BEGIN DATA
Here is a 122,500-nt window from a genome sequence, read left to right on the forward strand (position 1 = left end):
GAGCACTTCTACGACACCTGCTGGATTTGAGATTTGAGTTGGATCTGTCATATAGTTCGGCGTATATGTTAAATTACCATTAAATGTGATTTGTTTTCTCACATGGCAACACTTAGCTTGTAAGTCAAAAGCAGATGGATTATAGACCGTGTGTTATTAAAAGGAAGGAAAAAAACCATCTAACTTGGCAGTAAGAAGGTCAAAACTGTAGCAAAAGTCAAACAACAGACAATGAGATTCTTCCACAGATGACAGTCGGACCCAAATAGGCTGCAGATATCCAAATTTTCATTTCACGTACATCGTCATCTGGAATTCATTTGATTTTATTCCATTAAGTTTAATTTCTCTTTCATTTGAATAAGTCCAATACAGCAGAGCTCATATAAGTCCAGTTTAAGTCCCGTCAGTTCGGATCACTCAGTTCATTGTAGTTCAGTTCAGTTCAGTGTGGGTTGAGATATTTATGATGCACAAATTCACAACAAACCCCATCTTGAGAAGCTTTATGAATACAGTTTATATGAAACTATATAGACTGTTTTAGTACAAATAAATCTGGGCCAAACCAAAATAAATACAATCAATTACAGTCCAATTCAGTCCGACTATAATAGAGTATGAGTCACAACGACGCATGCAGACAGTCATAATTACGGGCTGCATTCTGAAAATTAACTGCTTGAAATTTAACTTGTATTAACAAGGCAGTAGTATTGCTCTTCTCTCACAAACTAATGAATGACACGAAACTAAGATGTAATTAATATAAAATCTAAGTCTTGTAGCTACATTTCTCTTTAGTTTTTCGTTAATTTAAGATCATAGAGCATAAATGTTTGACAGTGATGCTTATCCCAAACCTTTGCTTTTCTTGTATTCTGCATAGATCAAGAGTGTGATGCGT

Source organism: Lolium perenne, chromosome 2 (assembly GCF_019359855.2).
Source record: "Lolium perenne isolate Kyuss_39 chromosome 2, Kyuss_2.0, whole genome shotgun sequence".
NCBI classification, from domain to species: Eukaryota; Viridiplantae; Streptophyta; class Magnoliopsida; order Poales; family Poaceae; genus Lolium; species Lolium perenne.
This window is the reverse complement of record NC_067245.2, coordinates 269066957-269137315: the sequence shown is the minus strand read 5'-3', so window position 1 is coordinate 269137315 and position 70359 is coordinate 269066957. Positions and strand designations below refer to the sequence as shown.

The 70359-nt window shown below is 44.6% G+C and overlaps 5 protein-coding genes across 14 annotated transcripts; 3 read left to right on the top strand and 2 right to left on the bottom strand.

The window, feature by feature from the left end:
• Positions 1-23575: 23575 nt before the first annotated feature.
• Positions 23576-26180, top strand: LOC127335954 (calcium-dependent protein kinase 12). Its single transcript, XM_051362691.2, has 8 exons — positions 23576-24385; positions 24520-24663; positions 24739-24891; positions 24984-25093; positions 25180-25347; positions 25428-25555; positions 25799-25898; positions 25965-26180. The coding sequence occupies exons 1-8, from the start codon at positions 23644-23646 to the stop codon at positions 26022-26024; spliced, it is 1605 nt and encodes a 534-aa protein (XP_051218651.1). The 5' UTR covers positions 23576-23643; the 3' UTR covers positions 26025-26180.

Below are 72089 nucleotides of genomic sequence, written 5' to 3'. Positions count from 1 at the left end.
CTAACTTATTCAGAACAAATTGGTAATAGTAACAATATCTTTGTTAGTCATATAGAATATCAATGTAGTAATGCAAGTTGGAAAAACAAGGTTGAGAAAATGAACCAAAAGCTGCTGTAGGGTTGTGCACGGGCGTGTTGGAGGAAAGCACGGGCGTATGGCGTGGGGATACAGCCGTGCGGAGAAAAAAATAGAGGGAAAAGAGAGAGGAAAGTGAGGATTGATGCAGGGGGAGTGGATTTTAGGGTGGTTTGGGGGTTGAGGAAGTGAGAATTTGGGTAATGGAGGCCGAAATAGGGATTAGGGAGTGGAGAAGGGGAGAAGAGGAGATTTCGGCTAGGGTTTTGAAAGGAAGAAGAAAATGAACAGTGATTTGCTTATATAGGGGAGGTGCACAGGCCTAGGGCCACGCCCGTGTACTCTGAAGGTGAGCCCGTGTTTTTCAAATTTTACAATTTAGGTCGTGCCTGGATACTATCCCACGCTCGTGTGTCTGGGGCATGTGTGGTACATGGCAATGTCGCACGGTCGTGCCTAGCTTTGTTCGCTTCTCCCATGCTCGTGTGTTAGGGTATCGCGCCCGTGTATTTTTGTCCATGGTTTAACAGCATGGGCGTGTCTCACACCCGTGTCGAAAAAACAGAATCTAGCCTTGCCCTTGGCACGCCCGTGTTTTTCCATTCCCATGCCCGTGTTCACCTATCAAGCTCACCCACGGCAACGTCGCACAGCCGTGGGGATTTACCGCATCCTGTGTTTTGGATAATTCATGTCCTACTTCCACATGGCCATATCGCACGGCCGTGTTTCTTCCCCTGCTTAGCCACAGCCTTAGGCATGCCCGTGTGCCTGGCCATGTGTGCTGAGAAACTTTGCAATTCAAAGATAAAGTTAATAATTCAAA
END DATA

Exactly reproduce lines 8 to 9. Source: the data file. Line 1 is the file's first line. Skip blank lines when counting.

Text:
The window, feature by feature from the left end:
• Positions 1-23575: 23575 nt before the first annotated feature.